About Us  |  Contact Us

Whether NYCHRL precludes claim solely for perception of untreated alcoholism certified to NY high court

By Kathleen Kapusta, J.D.

In the absence of authority from New York courts, the Second Circuit found it could not predict with confidence how the New York Court of Appeals would reconcile the broad, remedial purpose of the NYCHRL with the language of a provision defining only “recovering” or “recovered” alcoholics as having a “disability.” Accordingly, the federal appeals court certified the following question to the state’s highest court: “Do sections 8-102(16)(c) and 8-107(1)(a) of the New York City Administrative Code preclude a plaintiff from bringing a disability discrimination claim based solely on a perception of untreated alcoholism?” (Makinen v. City of New York, May 22, 2017, Lohier, R.).

The plaintiffs, two New York City police officers, were referred—by an ex-husband and an ex-boyfriend—to the NYPD’s internal counseling services unit for an alcoholism assessment. Although each received an alcohol-related diagnosis and was directed to undergo treatment, the parties subsequently agreed that neither were actually alcoholics. They subsequently sued the city and several individual defendants under the NYCHRL, the NYSHRL, and the ADA alleging discrimination based on a mistaken perception that they were alcoholics.

Contending that the plaintiffs were not (and were not perceived to be) recovered or recovering alcoholics, the defendants argued that their claims were barred by the plain text of the NYCHRL Section 8-102(16)(a). On summary judgment, and again on a post-trial motion after a jury verdict partly in favor of the plaintiffs, the district court held that individuals regarded as untreated alcoholics may state a claim under the NYCHRL because analogous claims are available under both the NYSHRL and the ADA.

Disability under the NYCHRL. On appeal, the Second Circuit noted that Section 8-107(1)(a) of the NYCHRL prohibits employment discrimination based on an “actual or perceived . . . disability.” Further, while the statute defines “disability” as “any physical, medical, mental or psychological impairment, or a history or record of such impairment,” in the case of alcoholism, Section 8-102(16)(c) narrows the definition so that disability “shall only apply to a person who (1) is recovering or has recovered and (2) currently is free of such abuse.” Thus, said the court, in view of Section 8-102(16)(c), the question was whether a plaintiff may state a claim under Section 107(1)(a) if she is perceived to be an untreated alcoholic.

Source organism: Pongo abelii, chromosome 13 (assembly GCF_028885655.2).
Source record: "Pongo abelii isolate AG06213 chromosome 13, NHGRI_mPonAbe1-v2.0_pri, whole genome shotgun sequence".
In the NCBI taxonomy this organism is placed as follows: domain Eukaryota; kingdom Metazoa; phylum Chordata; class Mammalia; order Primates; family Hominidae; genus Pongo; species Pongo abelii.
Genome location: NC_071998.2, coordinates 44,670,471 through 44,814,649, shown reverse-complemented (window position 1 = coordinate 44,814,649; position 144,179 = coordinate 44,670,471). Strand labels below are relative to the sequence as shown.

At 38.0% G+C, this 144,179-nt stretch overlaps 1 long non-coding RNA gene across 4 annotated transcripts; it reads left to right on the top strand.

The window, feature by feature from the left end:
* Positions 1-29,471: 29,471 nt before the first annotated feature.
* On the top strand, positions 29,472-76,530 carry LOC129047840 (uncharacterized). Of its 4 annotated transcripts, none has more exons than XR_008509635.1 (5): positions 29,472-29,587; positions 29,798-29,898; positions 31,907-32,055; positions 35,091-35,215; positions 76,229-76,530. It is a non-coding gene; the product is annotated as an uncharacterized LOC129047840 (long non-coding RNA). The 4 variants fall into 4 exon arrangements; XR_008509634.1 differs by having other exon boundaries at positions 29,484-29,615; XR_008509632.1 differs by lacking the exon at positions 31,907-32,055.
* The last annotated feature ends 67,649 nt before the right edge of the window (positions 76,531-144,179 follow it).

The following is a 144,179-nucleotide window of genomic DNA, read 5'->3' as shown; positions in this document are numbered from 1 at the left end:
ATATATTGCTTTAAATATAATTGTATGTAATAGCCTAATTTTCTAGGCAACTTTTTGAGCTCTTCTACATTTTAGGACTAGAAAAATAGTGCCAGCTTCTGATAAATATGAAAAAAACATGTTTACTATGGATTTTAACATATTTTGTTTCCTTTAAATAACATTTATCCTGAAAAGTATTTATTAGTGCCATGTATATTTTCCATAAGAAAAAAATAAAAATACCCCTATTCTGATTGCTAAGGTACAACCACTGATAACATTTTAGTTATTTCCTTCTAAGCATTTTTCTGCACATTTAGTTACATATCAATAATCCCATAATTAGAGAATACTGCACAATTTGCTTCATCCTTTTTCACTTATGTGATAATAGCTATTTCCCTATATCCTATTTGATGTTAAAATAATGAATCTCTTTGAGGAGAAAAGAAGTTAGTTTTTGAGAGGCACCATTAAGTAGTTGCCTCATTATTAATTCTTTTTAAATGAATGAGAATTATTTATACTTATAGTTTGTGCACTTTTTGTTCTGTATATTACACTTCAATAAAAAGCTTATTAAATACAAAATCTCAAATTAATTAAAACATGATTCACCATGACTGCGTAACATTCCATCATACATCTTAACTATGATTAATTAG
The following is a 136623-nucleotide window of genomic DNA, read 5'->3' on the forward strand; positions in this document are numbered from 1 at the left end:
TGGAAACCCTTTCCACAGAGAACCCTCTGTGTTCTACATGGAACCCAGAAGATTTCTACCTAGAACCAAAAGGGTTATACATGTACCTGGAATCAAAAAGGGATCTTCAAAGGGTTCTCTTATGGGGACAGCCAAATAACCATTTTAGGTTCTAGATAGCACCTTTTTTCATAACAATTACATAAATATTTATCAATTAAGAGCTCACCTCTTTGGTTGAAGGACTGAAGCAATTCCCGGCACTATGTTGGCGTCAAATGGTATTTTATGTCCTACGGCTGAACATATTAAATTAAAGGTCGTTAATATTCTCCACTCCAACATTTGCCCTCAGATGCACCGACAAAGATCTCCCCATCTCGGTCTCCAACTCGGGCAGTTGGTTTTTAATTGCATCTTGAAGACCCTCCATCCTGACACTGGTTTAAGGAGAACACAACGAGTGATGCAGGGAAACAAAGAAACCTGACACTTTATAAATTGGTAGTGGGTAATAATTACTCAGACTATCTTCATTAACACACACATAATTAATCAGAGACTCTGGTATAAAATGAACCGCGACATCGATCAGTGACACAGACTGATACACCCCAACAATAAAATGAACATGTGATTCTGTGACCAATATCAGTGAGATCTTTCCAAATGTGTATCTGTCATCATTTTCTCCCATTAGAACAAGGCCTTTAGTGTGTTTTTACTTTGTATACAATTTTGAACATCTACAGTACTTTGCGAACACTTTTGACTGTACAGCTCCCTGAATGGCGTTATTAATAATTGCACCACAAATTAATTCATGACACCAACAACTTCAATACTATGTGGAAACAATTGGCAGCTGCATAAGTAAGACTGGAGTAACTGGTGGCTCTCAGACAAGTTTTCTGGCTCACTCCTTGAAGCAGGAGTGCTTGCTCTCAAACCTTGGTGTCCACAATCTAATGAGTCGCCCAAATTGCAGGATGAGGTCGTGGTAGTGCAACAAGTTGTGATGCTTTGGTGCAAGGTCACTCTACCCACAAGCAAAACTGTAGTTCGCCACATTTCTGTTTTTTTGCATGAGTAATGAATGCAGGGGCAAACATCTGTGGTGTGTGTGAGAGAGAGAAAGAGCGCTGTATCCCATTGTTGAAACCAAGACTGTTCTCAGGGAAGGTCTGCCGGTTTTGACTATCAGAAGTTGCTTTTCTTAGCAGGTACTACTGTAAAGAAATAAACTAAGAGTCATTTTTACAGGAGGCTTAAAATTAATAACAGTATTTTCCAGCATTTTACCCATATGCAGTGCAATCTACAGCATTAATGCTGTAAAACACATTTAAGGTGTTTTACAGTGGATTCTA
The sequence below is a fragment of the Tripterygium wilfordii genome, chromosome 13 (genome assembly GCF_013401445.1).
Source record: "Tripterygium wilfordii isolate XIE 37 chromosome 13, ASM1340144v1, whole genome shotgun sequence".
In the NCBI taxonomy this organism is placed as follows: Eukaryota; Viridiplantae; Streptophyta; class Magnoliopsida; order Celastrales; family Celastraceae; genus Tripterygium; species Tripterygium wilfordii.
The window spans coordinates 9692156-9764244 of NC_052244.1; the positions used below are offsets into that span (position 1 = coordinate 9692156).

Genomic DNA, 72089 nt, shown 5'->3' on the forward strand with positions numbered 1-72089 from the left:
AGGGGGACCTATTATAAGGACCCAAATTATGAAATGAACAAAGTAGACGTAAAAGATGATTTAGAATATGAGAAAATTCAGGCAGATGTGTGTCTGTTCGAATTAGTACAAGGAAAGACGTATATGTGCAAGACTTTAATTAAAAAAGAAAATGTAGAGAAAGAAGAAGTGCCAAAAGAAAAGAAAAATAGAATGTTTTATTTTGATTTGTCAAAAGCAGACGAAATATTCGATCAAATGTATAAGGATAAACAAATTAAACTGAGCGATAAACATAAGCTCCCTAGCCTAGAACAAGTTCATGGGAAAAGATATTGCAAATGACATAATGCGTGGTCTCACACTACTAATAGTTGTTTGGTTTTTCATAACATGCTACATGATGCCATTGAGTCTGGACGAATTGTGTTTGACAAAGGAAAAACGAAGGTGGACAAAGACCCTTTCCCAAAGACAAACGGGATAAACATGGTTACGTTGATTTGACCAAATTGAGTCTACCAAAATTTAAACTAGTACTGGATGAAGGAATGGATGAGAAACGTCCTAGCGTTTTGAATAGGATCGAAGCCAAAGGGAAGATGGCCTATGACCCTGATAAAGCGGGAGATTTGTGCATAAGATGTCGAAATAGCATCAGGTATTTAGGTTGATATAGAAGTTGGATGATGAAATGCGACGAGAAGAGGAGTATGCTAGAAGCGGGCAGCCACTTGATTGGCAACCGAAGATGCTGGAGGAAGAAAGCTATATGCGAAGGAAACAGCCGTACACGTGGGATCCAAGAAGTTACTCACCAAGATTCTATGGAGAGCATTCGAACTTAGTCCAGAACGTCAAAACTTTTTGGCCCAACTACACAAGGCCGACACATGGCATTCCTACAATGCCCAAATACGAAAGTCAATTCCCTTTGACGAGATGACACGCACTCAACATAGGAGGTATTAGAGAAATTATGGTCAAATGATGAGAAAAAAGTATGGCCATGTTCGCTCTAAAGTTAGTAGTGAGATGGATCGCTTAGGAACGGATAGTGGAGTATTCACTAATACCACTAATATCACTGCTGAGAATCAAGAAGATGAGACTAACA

While the defendants argued that plain text of section 8-102(16)(c) forecloses such a claim, the plaintiffs countered that the limitation in that section applies only “in the case of alcoholism”—that is, only when a plaintiff in fact suffers from alcoholism, not when she is mistakenly perceived to be an alcoholic.

Tension. Observing that the Committee Report accompanying the passage of what would become Section 8-102(16)(c) explained that “only an individual who ‘is recovering and currently free of abuse’” is “entitled to the law’s protection,” the court found this to be in tension with the New York City Council’s stated intention of affording plaintiffs who sue under the NYCHRL all of the protection guaranteed by comparable provisions of state and federal law. Pointing out that the city council passed the Local Civil Rights Restoration Act of 2005 out of a concern that the NYCHRL had been “construed too narrowly to ensure protection of the civil rights of all persons covered by the law,” the court explained that it understood the Restoration Act to create a “one-way ratchet” requiring it to construe the NYCHRL “more liberally” than the NYSHRL and the ADA, which treat alcoholism as an impairment that can form the basis of a disability discrimination suit. Further, observed the court, both those statutes prohibit discrimination on the basis of a perceived impairment and neither is limited to recovering or recovered alcoholics.

The plaintiffs argued that because the NYSHRL and ADA prescribe a floor below which employee protections may not fall, the NYCHRL should not be interpreted to exclude untreated alcoholics. The court, however, recognized that neither the NYSHRL nor the ADA contains a similarly worded provision comparable to the NYCHRL’s limitation on the definition of disability in the form of alcoholism. “Insofar as the text of section 8-102(16)(c) specifically differs from that of its State and federal counterparts, we are arguably constrained by the text, since the ‘one-way ratchet,’ operates only ‘to the extent that such a construction is reasonably possible,’” the court explained, noting that it was unaware of any New York court decision addressing either the specific question at issue here or the analogous provision of the NYCHRL that on its face provides narrower protection for employees than is required under the NYSHRL or the ADA.

Certified. Not only did this weigh heavily in favor of certifying the question to the state high court, so too did the fact that the question presents important issues of New York law and policy as both Section 8-102(16) and the Restoration Act reflect policy judgments. A New York court should determine in the first instance which of these judgments ought to prevail in the event they conflict, the Second Circuit stated, noting further that “the question presented also broadly affects the viability of employer-sponsored rehabilitation programs in New York, has practical ramifications for the NYPD in particular, and is likely to recur.” Accordingly, the decision of the court below was reversed.